In addition to our artists page, here, we have created this Viewing Room in order to classify Nici Bungey's artworks by size. Particularly striking when presented in groups, here are some powerful pairings.
Acrylic on Japanese Paper - 42.5 x 25.8 cm
Acrylic on Book Page 22.2 x 18 cm
Acrylic on Book Page - 20 x 26.2 cm
Acrylic on Japanese paper 21.5 x 13 cm
Acrylic on Book Page 22 x 22 cm
Acrylic on Book Page - 20.5 x 14.7 cm
Nici Bungey (b.1967) has an astonishing instinct for both colour and form. In her work the importance of form is specifically concerned with the use and creation of space. Using proportion as her master and colour as her guide, she creates artworks that consist of layers of heat pressed paint. Her work is an ongoing intuitive enquiry, a never-ending series of experiments of infinite variation, inspired by the immediate events in her life. This series of paintings was made during the lockdown year of 2020-21, when Bungey walked in the South Downs National Park every day, observing the changes in mood of the landscape. As the seasons and light change, Bungey’s response to the mood corresponds. In these artworks, alternate juxtapositions of similar or divergent tones elicit disparate emotional responses. Artists absorbed by colour tend to be expressing mood, as with Mark Rothko (1903-1970) or Piet Mondrian (1872-1944).
While Bungey firmly occupies her own territory of exploration, and is not specifically influenced by particular artists, it is impossible to view this work and separate it from the history of colour field painting. Colour field painting emerged in New York City during the 1940s and 1950s, inspired by European modernism and was closely related to abstract expressionism. Many of its notable early proponents were among the pioneering abstract expressionists. Colour field is characterised primarily by large fields of flat, solid colour spread across or stained into the canvas creating areas of unbroken surface and a flat picture plane. The movement places less emphasis on gesture, brushstrokes and action in favour of an overall consistency of form and process. In colour field painting "colour is freed from objective context and becomes the subject in itself." Josef Albers (1888-1976) who is influential for his work on colour theory, was an early proponent who observed that colour is relative and changes in relationship to colours around it.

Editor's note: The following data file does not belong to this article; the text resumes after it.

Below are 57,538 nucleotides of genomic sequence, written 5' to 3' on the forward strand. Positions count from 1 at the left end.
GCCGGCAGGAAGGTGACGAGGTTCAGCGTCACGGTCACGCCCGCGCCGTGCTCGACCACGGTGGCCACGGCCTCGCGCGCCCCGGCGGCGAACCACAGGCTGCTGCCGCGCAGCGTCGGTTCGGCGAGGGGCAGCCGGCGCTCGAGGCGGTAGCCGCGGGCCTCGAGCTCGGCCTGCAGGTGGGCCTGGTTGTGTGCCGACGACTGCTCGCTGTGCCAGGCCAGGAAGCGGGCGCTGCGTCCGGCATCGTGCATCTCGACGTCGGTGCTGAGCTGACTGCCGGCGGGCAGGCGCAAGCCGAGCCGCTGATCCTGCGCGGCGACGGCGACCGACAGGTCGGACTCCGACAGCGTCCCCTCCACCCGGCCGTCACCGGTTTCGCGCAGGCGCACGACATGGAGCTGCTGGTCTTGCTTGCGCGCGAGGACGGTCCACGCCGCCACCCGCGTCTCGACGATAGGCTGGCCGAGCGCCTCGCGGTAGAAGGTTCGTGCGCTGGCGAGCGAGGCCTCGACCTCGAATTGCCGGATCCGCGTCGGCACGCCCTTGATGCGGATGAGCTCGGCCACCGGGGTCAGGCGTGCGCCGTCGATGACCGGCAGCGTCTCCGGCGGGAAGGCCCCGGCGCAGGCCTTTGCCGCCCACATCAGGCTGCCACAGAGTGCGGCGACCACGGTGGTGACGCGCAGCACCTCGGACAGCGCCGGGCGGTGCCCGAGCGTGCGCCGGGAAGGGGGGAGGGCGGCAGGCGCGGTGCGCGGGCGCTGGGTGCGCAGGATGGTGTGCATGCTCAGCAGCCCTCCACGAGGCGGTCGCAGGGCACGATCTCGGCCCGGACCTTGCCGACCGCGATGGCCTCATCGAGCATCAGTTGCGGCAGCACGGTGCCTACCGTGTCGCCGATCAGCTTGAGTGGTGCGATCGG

An early, and important, influence on what has become a career long study of colour for Bungey, was her tutor Moritz Zwimpfer at the Basel School of Design in Switzerland where she studied from 1991 – 1993. Her graphic design training in London (LCC, University of the Arts, London 1993 - 1996) influenced her understanding of space. It was an MA in Textiles at Winchester School of Art in 2010 that was the last defining factor in developing the technical understanding that informs Bungey’s practice today. Bungey has developed a unique technique that involves pressing one layer of paint, on another, on another, while maintaining unbroken decisive lines, and unbelievably sustaining a flat surface. The surface inhabits a slight texture, impressions from the waxed sleeve used in the pressing. In this texture is the history of hundreds of previous works, small marks inherited from earlier pressings. These artworks have a precision that is astonishing, while sustaining an organic quality connected with their making, and a sophistication of colour and form, which make them truly noteworthy.
German, born 1967
Lives and works in the UK